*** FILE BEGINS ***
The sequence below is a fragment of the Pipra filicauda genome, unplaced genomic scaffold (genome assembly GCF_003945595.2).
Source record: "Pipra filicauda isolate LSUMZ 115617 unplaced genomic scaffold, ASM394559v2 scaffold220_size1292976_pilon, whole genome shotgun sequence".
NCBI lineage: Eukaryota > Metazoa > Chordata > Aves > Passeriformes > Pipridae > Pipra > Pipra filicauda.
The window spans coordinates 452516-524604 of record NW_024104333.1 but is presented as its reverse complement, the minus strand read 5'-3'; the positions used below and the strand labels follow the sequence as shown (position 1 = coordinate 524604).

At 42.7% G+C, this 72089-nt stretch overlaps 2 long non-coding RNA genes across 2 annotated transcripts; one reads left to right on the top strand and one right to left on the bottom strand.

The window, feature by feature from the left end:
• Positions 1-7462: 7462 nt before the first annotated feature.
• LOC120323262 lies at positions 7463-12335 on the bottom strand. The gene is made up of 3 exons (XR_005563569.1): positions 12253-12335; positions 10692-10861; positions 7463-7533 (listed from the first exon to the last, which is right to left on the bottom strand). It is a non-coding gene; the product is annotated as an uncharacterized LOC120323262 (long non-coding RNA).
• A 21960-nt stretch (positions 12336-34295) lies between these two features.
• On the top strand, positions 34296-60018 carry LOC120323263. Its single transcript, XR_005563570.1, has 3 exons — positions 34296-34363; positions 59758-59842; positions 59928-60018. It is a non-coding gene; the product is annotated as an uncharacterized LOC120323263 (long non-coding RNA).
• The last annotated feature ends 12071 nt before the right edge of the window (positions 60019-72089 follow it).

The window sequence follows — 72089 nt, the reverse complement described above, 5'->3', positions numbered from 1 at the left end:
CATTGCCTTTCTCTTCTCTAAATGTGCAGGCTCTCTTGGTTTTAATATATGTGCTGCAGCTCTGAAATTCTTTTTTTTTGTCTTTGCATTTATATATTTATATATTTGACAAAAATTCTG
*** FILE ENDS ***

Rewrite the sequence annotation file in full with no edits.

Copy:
The sequence below is a fragment of the Pipra filicauda genome, unplaced genomic scaffold (genome assembly GCF_003945595.2).
Source record: "Pipra filicauda isolate LSUMZ 115617 unplaced genomic scaffold, ASM394559v2 scaffold220_size1292976_pilon, whole genome shotgun sequence".
NCBI lineage: Eukaryota > Metazoa > Chordata > Aves > Passeriformes > Pipridae > Pipra > Pipra filicauda.
The window spans coordinates 452516-524604 of record NW_024104333.1 but is presented as its reverse complement, the minus strand read 5'-3'; the positions used below and the strand labels follow the sequence as shown (position 1 = coordinate 524604).

At 42.7% G+C, this 72089-nt stretch overlaps 2 long non-coding RNA genes across 2 annotated transcripts; one reads left to right on the top strand and one right to left on the bottom strand.

The window, feature by feature from the left end:
• Positions 1-7462: 7462 nt before the first annotated feature.
• LOC120323262 lies at positions 7463-12335 on the bottom strand. The gene is made up of 3 exons (XR_005563569.1): positions 12253-12335; positions 10692-10861; positions 7463-7533 (listed from the first exon to the last, which is right to left on the bottom strand). It is a non-coding gene; the product is annotated as an uncharacterized LOC120323262 (long non-coding RNA).
• A 21960-nt stretch (positions 12336-34295) lies between these two features.
• On the top strand, positions 34296-60018 carry LOC120323263. Its single transcript, XR_005563570.1, has 3 exons — positions 34296-34363; positions 59758-59842; positions 59928-60018. It is a non-coding gene; the product is annotated as an uncharacterized LOC120323263 (long non-coding RNA).
• The last annotated feature ends 12071 nt before the right edge of the window (positions 60019-72089 follow it).

The window sequence follows — 72089 nt, the reverse complement described above, 5'->3', positions numbered from 1 at the left end:
CATTGCCTTTCTCTTCTCTAAATGTGCAGGCTCTCTTGGTTTTAATATATGTGCTGCAGCTCTGAAATTCTTTTTTTTTGTCTTTGCATTTATATATTTATATATTTGACAAAAATTCTG